No Yolks About It: Eggs Are Good For You
The average American eats 250 eggs per year, which translates to more than 76.5 billion eggs consumed annually in the U.S. You probably consume eggs on at least a weekly basis, but what do you really know about eggs? Eggs have a lot of nutritional value and have become a staple food in American culture. Plus, eggs have unlimited cooking options and can be eaten alone or as a part of any meal.
They’re Loaded With The “Good” Stuff
- Eggs have 6 grams of high-quality protein. This protein helps to sustain mental and physical energy throughout the day and is essential for building and maintaining lean body mass.
- A single, large boiled egg contains, Vitamin A, Folate, Vitamin B5, Vitamin B12, Vitamin B2, Phosphorous and Selenium.
- Eggs are rich in choline which promotes normal cell activity, liver function and the transportation of nutrients throughout the body.
What About Cholesterol?
It is true that eggs are high in cholesterol. In fact, a single egg contains 180-200 mg which is over half of the recommended daily intake (300 mg). Keep in mind that cholesterol in your diet doesn’t necessarily raise cholesterol in the blood.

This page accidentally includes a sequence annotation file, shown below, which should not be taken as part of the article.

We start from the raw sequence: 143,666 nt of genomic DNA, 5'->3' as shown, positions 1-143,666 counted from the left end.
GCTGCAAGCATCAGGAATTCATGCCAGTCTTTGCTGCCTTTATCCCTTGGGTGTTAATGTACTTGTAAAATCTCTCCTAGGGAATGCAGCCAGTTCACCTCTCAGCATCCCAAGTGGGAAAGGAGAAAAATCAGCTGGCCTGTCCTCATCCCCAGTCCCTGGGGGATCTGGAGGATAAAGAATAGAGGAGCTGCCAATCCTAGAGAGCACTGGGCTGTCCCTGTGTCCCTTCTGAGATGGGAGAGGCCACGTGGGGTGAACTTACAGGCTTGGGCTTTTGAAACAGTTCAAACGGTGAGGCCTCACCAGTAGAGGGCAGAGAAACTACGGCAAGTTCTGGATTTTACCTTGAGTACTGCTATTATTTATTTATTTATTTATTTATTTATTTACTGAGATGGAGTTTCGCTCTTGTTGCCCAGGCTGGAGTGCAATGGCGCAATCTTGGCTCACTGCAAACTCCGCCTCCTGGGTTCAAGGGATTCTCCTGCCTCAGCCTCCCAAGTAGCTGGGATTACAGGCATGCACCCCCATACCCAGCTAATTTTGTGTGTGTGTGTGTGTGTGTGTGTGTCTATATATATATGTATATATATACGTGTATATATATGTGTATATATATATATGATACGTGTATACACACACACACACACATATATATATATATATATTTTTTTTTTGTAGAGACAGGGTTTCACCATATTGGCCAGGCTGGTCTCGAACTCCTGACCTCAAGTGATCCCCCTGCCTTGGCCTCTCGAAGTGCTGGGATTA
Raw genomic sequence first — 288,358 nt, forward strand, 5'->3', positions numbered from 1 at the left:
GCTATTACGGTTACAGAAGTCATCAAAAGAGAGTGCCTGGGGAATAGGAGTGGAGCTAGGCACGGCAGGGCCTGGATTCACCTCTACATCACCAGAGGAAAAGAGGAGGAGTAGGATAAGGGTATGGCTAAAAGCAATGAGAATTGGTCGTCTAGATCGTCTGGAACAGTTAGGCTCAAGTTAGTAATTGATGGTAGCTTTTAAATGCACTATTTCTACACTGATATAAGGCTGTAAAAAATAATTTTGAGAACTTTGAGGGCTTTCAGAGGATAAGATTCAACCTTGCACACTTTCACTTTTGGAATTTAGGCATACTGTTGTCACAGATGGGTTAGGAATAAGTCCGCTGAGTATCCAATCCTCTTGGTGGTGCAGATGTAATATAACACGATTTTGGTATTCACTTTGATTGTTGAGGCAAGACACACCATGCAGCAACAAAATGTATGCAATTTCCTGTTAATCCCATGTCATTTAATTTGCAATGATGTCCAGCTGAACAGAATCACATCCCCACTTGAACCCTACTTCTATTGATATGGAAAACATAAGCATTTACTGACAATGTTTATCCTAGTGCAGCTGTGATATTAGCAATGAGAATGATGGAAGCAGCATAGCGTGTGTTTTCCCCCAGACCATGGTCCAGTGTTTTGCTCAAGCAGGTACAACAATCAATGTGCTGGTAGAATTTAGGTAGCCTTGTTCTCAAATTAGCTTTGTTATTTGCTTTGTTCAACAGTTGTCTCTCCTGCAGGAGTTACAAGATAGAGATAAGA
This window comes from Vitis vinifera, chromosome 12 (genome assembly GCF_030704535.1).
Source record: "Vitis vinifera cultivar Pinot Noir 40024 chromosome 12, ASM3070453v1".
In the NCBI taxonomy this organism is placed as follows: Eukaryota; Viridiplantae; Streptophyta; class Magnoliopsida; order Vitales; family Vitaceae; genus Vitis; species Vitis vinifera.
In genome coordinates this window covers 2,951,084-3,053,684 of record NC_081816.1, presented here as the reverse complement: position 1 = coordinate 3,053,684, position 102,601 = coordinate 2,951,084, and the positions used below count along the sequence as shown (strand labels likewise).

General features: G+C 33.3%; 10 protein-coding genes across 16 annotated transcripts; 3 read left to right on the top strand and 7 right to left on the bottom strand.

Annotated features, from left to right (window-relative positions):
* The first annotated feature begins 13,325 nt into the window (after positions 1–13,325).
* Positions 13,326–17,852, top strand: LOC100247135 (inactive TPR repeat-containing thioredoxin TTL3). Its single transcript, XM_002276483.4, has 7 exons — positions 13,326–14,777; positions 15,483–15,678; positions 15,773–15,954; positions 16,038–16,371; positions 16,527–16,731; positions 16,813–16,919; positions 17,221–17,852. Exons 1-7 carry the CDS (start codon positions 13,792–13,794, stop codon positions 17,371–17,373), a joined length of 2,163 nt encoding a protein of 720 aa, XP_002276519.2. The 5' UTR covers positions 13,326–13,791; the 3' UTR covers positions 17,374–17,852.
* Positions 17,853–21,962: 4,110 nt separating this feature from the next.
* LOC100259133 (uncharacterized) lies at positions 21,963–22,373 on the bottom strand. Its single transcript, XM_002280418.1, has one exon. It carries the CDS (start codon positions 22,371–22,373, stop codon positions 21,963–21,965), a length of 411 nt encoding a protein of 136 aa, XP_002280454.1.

- The risk of heart disease may be more closely tied to the foods that accompany eggs in a traditional American breakfast (i.e. bacon, sausages or ham, saturated fat or oils from frying hash browns, etc.)
- If you’re a healthy individual, try to consume no more than 200 mg of cholesterol a day.
- If you have diabetes, high cholesterol or heart disease, limit your daily cholesterol to no more than 200 mg.
- If you like eggs, but don’t want the extra cholesterol, use only egg whites. Egg whites contain no cholesterol.
Surprising Facts About Eggs:
- Yolk color depends on the diet of the hen.
- If an egg is accidentally dropped on the floor, sprinkle it heavily with salt for easy clean up.
- An average hen lays 300 to 325 eggs a year.
- To produce one egg, it takes a hen an average of 24 to 26 hours.
- White feathered chickens lay white eggs and red or brown chickens lay brown eggs.
- As a hen grows older, she produces larger eggs.
Be Safe Out There:
- Federal regulations require that all uncooked egg products be pasteurized. Pasteurization destroys only those bacteria which might be present at the time of processing. All pasteurized foods, including egg products, can become contaminated if you don’t handle them properly.
- Separate eggs from other foods in your grocery cart, grocery bags and in the refrigerator to prevent cross-contamination.
- Keep eggs in the main section of the refrigerator at a temperature between 33 and 40 degrees Fahrenheit – eggs accidentally left at room temperature should be discarded after two hours, or one hour in warm weather.
Which Eggs Should You Buy?
- Pasture-raised, free-range eggs are best, but conventional eggs are still nutritious.
If you have any dairy related allergies or have questions regarding a food allergy please consult with your physician.